“Suneeta is amazing, sticking it up the system, and she’s so courageous,” says Ghosh. In one scene, the film demonstrates the difference between the Khabar Lahariya approach and that of their male counterparts in the mainstream media. Suneeta arrives at a murder scene where a woman has been killed with an axe, allegedly by a group of men. She crouches down on the ground, at eye level with the victim’s husband, and gently interviews him. A couple of male journalists buzz around, debating whether to recycle a script from a murder package they did the previous day to get the story out quickly.

India is one of the most dangerous places on earth to be a woman; a rape is reported every 15 minutes. “Somehow when Khabar Lahariya reports these stories there’s a lot of sensitivity,” says Thomas. “A lot of times a rape is reported on as an isolated crime, but the Khabar Lahariya line of inquiry is that there is gender-based violence and a lot of times caste is included. Most importantly, they want to foreground the woman.”

Many victims of rape do not go to the police. Perpetrators threaten families, and even kill their victims. In the areas where Meera, Suneeta and their colleagues operate, that is changing, says Thomas. “With the coming of Khabar Lahariya, women have found confidence in sharing their stories. These journalists are making sure that cases are reported. They hold people accountable. There is an understanding that it’s not going to just go unnoticed.”

Khabar Lahariya sees its role as more than merely writing stories – it has a moral responsibility to give a voice to the voiceless. So, the editorial policy requires journalists to follow up every article after four weeks. If no action has been taken by those in authority, they write a follow-up story, tagging district officials on social media, creating noise. It’s a style of forcing accountability that gets results. In the film there’s a punch-the-air montage of the paper’s greatest hits: electricity coming to a remote village; schools built; roads surfaced. Its reporting has also led to men being arrested and jailed for rape.

Airing uncomfortable subjects is one of Khabar Lahariya’s biggest achievements, Thomas believes. “In Indian society, you don’t talk about things that bring shame to the family, shame for yourself. So the consensus is: let’s hush it up. We need to reconsider whose shame [it is]. And that’s what the feminist lens is; you’re able to think differently from the way you’re trained to think by your family, your community, your society. That revolution of thought is penetrating very slowly in the areas Khabar Lahariya is working.” The women also report on menstruation and sex workers. “These are words no one wants to hear. Men are like: ‘Why are you talking about this?’ But having these conversations will take us forward as a society.”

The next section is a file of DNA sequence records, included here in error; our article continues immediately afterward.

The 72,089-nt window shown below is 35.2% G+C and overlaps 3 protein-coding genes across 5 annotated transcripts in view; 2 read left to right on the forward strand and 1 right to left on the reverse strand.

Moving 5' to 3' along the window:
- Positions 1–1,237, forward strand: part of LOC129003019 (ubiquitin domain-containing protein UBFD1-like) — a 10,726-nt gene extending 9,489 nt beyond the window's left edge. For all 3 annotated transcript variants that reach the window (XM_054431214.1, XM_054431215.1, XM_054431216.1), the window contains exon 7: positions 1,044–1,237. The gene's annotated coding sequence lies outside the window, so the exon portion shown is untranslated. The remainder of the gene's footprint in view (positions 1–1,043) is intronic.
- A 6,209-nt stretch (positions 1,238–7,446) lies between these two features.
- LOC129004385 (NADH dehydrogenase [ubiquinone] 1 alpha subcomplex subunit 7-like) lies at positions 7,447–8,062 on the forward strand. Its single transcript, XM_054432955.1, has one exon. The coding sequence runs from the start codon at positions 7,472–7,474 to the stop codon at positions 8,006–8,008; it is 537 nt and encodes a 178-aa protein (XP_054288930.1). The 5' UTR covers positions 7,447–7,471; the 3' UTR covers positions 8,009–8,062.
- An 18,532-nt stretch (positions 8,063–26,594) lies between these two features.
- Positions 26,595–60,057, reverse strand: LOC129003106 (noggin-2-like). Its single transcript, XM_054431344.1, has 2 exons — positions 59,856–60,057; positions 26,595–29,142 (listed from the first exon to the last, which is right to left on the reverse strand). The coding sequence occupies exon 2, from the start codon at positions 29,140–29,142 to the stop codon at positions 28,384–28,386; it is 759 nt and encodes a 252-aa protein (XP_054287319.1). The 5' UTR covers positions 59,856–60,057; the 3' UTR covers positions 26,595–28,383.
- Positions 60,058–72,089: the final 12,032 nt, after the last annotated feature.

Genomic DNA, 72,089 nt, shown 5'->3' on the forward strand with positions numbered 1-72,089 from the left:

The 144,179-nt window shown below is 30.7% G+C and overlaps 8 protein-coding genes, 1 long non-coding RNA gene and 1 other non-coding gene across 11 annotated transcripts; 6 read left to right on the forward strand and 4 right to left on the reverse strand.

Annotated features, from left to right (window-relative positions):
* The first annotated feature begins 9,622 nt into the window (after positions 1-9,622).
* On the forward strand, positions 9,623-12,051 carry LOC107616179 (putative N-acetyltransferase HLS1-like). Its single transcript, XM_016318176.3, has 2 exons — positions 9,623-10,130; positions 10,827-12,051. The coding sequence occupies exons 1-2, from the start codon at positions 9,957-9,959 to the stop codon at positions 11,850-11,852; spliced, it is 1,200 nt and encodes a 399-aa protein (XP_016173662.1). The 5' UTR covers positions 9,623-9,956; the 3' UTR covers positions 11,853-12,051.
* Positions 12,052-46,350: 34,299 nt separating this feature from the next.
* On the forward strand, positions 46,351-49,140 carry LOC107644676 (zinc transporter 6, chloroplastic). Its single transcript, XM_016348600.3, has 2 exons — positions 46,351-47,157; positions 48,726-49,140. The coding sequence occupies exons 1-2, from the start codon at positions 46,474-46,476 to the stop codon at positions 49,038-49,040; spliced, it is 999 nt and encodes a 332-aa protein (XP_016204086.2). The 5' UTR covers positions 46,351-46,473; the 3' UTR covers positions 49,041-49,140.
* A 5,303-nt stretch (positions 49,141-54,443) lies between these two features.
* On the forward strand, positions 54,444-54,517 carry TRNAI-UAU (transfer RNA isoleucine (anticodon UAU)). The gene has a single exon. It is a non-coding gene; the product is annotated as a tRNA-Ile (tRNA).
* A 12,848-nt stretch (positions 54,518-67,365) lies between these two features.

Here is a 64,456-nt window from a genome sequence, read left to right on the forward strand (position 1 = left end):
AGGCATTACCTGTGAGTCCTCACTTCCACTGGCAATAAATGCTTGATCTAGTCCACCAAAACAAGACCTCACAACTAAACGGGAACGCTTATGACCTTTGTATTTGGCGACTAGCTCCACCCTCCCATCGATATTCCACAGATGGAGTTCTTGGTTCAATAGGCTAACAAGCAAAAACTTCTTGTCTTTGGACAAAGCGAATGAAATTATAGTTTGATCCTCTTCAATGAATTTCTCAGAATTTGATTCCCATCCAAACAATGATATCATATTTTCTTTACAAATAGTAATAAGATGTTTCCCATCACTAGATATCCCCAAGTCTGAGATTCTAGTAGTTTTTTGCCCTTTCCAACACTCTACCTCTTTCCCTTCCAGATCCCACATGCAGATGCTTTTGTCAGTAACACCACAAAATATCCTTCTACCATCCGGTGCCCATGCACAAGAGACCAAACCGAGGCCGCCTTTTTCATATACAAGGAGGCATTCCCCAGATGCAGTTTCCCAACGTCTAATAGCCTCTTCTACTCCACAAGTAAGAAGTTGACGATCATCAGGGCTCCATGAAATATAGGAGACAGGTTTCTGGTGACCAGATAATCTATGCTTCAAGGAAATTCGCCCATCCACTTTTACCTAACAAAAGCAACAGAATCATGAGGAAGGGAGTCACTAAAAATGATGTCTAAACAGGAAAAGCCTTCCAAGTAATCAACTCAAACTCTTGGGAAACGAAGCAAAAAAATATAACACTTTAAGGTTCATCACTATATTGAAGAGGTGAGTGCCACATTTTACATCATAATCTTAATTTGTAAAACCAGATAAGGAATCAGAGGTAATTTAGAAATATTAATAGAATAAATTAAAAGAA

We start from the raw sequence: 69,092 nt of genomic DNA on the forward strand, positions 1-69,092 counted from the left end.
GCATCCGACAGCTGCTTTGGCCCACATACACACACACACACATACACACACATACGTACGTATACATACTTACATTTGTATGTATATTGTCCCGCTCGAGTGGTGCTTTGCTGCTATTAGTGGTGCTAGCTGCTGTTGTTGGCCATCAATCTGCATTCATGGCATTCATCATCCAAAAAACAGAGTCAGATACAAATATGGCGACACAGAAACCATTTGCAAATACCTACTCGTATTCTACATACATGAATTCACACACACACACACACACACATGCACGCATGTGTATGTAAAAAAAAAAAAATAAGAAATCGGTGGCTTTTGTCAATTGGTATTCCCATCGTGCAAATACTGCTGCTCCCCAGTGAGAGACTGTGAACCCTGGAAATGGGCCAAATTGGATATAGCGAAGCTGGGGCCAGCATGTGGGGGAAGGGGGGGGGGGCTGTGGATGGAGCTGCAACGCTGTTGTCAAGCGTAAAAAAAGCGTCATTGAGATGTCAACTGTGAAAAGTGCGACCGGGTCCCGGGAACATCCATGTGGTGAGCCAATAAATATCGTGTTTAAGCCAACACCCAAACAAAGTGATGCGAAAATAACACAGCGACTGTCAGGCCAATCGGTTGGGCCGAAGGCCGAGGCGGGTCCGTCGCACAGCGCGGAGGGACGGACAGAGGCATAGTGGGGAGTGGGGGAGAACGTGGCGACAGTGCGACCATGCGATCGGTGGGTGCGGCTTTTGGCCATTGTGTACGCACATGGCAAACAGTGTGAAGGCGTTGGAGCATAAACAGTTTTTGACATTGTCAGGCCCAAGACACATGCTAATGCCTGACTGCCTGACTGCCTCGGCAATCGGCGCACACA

It is exhausting work. A typical day for a journalist begins at 5am, travelling by train, bus or rickshaw – their budget doesn’t stretch to cars. The final leg of the journey is usually a two- or three-hour walk. In summer, temperatures in Uttar Pradesh can hit 40C (104F). It’s also dangerous, says Thomas. “They’re playing with fire every day. Asking those uncomfortable questions in that region is very risky.” Ghosh nods. “Just last month, a male journalist was killed because he was covering a story on the mining mafia in Uttar Pradesh. That’s how dangerous it is.” The women have received death threats, and had mobs turn up at their homes. The shift to online has led to relentless social media trolling.

Ghosh talks about the activism in the wider Dalit community. “Just as there is a Black Lives Matter movement, there is Dalit Lives Matter. You may be a young Dalit scholar sitting in southern India, but on Twitter you have a following of more than 50,000 people.” He mentions the recent Isabel Wilkerson book Caste: The Lies That Divide Us, which draws a comparison between racism in the US, the caste system in India, and Nazi Germany. “I see more and more conversations centred on the Dalit movement, and the importance of being aware of your own privilege as you move in these spaces.”

Thomas and Ghosh were gutted when the premiere of the film at Sundance was moved online because of Covid – it won the World Cinema audience prize for best documentary. They had been desperate to bring the film’s trio of reporters to the festival, says Ghosh. “They should be up on stage handling the audience’s questions. And we wanted them to see the audience telling them: your work is amazing.”

For the film-makers, the women of Khabar Lahariya represent 21st-century India. “They symbolise the quintessential modern Indian woman, not just a modern Indian Dalit woman. They are going into places that are unprecedented.”

Writing With Fire screens at the Sundance film festival in London on 1 August, with regional screenings from 30 July.